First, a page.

In this episode of “Here to Lead” Congressman Darren Soto (FL-09) joins Marco Davis to talk about his journey from childhood in New Jersey to making a life in Florida, and his path to public service that led him to Congress.
Host: Marco A. Davis, CHCI President and CEO
Guest: Congresswoman & CHCI Advisory Council Member Rep. Linda Sánchez (CA-38)
Rep. Linda Sanchez never saw herself as a leader growing up but once she learned to operate as a leader, there was no stopping her. Throughout her career in Congress, she’s broken a number of glass ceilings – paving the way not just for Latinas, but for all women to do the same.
A former labor lawyer, Linda T. Sánchez represents California’s 38th congressional district – but the first thing her family and friends will tell you is that she’s never stopped “kicking ass for the working class.” Most of all, she is also a proud mom, dog lover, and Dodgers fan.
Elected to the U.S. House of Representatives in 2002, Sánchez is the first Latina to serve on the powerful House Committee on Ways and Means and the House Judiciary Committee. A lifelong progressive, Sánchez has devoted her career to helping working people get ahead: advocating for families, improving America’s education system, and bringing jobs to Southern California.
Linda Sanchez and her family
Sánchez was born in Orange, California, the sixth of seven children, to immigrant parents from Mexico. Her father Ignacio worked as an industrial machinist and mechanic at a plastics and rubber plant, and her mother Maria was an elementary school teacher who decided to further her education by attending school at night. Growing up in a proud Latino household, Sánchez’s parents inspired her to take advantage of the opportunities they never had.
When reflecting upon the importance that her family and parents had in her life, Sánchez says, “In every Latino family, there’s a sense of ‘We need to stick together.’ But I think in our particular family, that’s even stronger because our folks expected great things from us. They wanted us to take advantage of all the opportunities they never had.”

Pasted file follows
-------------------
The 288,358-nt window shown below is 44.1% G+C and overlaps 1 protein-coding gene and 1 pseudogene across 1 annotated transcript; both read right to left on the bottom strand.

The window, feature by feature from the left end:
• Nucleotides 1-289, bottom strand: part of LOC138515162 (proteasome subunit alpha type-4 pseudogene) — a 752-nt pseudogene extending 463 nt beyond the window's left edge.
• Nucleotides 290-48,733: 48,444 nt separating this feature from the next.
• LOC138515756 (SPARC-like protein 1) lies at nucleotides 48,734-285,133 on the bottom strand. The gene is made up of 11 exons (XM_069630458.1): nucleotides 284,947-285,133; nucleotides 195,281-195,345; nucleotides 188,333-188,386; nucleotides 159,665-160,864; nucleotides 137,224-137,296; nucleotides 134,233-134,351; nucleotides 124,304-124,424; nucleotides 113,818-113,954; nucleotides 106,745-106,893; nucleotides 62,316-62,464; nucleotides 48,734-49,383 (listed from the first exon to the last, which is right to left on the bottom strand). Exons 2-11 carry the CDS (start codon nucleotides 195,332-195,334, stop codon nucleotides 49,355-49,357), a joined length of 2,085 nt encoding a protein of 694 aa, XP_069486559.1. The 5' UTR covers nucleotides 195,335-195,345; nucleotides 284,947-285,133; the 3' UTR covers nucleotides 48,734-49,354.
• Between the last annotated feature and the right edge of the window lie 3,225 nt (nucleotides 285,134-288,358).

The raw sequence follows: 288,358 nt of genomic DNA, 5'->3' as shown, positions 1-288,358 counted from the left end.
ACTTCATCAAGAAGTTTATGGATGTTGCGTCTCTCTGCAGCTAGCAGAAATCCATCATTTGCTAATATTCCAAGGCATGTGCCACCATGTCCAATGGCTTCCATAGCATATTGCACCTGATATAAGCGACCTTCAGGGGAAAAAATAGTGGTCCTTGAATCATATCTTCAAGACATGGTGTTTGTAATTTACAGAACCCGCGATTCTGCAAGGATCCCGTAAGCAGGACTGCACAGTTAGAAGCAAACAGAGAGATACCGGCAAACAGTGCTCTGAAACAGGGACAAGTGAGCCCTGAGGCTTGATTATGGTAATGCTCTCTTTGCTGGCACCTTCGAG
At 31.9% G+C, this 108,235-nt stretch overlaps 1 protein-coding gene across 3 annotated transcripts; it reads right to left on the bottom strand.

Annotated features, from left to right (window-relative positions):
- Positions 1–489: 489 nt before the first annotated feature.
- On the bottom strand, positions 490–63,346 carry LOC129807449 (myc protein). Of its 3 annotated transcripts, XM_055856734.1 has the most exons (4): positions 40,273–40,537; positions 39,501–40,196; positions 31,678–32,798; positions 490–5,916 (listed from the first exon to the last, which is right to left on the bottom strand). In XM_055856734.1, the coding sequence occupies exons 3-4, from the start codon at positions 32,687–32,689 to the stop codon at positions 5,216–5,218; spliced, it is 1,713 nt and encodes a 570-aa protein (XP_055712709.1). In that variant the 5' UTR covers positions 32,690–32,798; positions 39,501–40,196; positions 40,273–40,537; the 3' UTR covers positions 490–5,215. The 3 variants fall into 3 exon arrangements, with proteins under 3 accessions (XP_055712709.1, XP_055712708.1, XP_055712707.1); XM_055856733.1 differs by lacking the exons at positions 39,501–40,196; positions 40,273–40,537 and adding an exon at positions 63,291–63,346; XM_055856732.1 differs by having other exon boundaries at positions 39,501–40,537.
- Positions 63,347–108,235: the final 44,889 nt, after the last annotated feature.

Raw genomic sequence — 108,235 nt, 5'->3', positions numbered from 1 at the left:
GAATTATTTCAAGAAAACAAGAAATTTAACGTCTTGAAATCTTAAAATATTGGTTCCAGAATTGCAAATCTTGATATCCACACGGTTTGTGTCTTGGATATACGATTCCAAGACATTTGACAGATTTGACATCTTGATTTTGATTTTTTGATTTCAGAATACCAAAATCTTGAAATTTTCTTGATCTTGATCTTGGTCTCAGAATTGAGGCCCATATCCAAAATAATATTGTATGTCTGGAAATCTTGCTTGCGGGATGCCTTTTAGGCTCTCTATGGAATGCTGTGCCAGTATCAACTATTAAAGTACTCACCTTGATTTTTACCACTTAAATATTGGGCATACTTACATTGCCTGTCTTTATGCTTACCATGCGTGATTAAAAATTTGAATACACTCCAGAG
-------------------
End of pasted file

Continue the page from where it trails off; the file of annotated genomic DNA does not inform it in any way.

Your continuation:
Throughout her time in Congress, Sánchez has been a steadfast advocate for working people, including improving school safety; enabling more women, minorities, and veterans to establish small businesses; reforming the tax code to provide relief for long-term caregivers; bringing scrutiny to the misuse of arbitration that unfairly harms workers; and keeping families in their homes through changes to bankruptcy law. She has been a staunch advocate for Alzheimer’s beneficiary and caregiver support, having lost her father and watching her mother suffer from the disease.
Sánchez currently serves on the House Committee on Ways and Means, where she advocates for the protection of Social Security and Medicare, fairness for U.S. workers and businesses in trade agreements, and an even playing field for the middle class through tax code reform. As an active member of that committee, the Congresswoman has championed many bills that have become law. Among her proudest achievements are a bill to assist small businesses in providing retirement benefits for their employees; enhanced customs enforcement; as well as bills to improve mental health coverage related to opioid addiction recovery. She has fought to improve childcare funding options for working parents and remains committed to shoring up pension funding for workers across the county. Sánchez also proudly secured a parcel of land in Norwalk, California that formerly served as a tank farm property for her local community to redevelop.
In addition to co-founding the Congressional Labor and Working Families Caucus, Sánchez has also served in several leadership positions. From 2011 to 2017 (112th–114th Congresses), she was the Ranking Member of the House Ethics Committee. In the 114th Congress, Sánchez served as Chair of the Congressional Hispanic Caucus (CHC). During the 115th Congress (2015–2017), Sánchez served as Vice Chair of the House Democratic Caucus. She is the first Latina elected to a leadership position in the U.S. Congress.